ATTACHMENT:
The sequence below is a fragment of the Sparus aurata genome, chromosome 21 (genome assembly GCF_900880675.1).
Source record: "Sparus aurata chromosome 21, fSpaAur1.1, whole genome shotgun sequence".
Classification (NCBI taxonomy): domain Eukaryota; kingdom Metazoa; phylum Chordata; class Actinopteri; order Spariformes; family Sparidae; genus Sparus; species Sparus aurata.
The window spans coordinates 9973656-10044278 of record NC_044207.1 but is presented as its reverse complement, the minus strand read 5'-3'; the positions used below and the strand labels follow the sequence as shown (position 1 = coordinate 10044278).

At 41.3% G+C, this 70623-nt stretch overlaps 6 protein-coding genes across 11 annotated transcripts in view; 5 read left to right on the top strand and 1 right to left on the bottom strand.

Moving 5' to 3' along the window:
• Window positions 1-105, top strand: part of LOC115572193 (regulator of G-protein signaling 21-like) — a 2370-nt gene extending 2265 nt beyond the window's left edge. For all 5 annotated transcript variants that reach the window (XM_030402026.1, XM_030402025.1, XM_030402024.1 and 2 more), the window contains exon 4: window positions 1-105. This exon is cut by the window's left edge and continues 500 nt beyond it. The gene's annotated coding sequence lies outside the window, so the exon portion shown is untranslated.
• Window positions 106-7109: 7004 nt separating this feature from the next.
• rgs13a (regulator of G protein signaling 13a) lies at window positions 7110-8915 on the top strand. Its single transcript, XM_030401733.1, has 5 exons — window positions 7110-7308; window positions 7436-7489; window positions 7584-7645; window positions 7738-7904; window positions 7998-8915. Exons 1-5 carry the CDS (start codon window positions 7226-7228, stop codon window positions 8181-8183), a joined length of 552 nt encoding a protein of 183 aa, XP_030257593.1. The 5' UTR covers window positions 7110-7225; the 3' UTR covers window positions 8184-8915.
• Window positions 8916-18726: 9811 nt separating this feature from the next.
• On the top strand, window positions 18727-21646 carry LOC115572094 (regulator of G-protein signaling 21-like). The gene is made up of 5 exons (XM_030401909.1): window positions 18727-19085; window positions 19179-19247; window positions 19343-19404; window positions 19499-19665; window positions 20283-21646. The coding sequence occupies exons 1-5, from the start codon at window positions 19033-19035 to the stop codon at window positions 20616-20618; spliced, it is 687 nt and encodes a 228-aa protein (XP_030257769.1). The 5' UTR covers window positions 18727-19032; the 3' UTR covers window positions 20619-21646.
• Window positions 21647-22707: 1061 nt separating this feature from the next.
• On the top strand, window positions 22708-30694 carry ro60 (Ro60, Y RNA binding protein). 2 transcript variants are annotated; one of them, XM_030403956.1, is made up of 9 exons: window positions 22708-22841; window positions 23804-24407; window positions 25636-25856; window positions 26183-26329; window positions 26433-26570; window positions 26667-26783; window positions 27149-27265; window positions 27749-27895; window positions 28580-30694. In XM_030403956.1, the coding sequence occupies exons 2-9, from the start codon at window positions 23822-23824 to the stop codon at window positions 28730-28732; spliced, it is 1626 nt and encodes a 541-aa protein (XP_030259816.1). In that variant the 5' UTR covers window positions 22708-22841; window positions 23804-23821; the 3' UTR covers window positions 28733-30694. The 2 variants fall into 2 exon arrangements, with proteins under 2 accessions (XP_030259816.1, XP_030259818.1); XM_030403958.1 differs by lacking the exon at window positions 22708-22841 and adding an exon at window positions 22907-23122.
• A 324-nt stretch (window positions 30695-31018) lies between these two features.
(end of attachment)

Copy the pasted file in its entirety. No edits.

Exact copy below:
The sequence below is a fragment of the Sparus aurata genome, chromosome 21 (genome assembly GCF_900880675.1).
Source record: "Sparus aurata chromosome 21, fSpaAur1.1, whole genome shotgun sequence".
Classification (NCBI taxonomy): domain Eukaryota; kingdom Metazoa; phylum Chordata; class Actinopteri; order Spariformes; family Sparidae; genus Sparus; species Sparus aurata.
The window spans coordinates 9973656-10044278 of record NC_044207.1 but is presented as its reverse complement, the minus strand read 5'-3'; the positions used below and the strand labels follow the sequence as shown (position 1 = coordinate 10044278).

At 41.3% G+C, this 70623-nt stretch overlaps 6 protein-coding genes across 11 annotated transcripts in view; 5 read left to right on the top strand and 1 right to left on the bottom strand.

Moving 5' to 3' along the window:
• Window positions 1-105, top strand: part of LOC115572193 (regulator of G-protein signaling 21-like) — a 2370-nt gene extending 2265 nt beyond the window's left edge. For all 5 annotated transcript variants that reach the window (XM_030402026.1, XM_030402025.1, XM_030402024.1 and 2 more), the window contains exon 4: window positions 1-105. This exon is cut by the window's left edge and continues 500 nt beyond it. The gene's annotated coding sequence lies outside the window, so the exon portion shown is untranslated.
• Window positions 106-7109: 7004 nt separating this feature from the next.
• rgs13a (regulator of G protein signaling 13a) lies at window positions 7110-8915 on the top strand. Its single transcript, XM_030401733.1, has 5 exons — window positions 7110-7308; window positions 7436-7489; window positions 7584-7645; window positions 7738-7904; window positions 7998-8915. Exons 1-5 carry the CDS (start codon window positions 7226-7228, stop codon window positions 8181-8183), a joined length of 552 nt encoding a protein of 183 aa, XP_030257593.1. The 5' UTR covers window positions 7110-7225; the 3' UTR covers window positions 8184-8915.
• Window positions 8916-18726: 9811 nt separating this feature from the next.
• On the top strand, window positions 18727-21646 carry LOC115572094 (regulator of G-protein signaling 21-like). The gene is made up of 5 exons (XM_030401909.1): window positions 18727-19085; window positions 19179-19247; window positions 19343-19404; window positions 19499-19665; window positions 20283-21646. The coding sequence occupies exons 1-5, from the start codon at window positions 19033-19035 to the stop codon at window positions 20616-20618; spliced, it is 687 nt and encodes a 228-aa protein (XP_030257769.1). The 5' UTR covers window positions 18727-19032; the 3' UTR covers window positions 20619-21646.
• Window positions 21647-22707: 1061 nt separating this feature from the next.
• On the top strand, window positions 22708-30694 carry ro60 (Ro60, Y RNA binding protein). 2 transcript variants are annotated; one of them, XM_030403956.1, is made up of 9 exons: window positions 22708-22841; window positions 23804-24407; window positions 25636-25856; window positions 26183-26329; window positions 26433-26570; window positions 26667-26783; window positions 27149-27265; window positions 27749-27895; window positions 28580-30694. In XM_030403956.1, the coding sequence occupies exons 2-9, from the start codon at window positions 23822-23824 to the stop codon at window positions 28730-28732; spliced, it is 1626 nt and encodes a 541-aa protein (XP_030259816.1). In that variant the 5' UTR covers window positions 22708-22841; window positions 23804-23821; the 3' UTR covers window positions 28733-30694. The 2 variants fall into 2 exon arrangements, with proteins under 2 accessions (XP_030259816.1, XP_030259818.1); XM_030403958.1 differs by lacking the exon at window positions 22708-22841 and adding an exon at window positions 22907-23122.
• A 324-nt stretch (window positions 30695-31018) lies between these two features.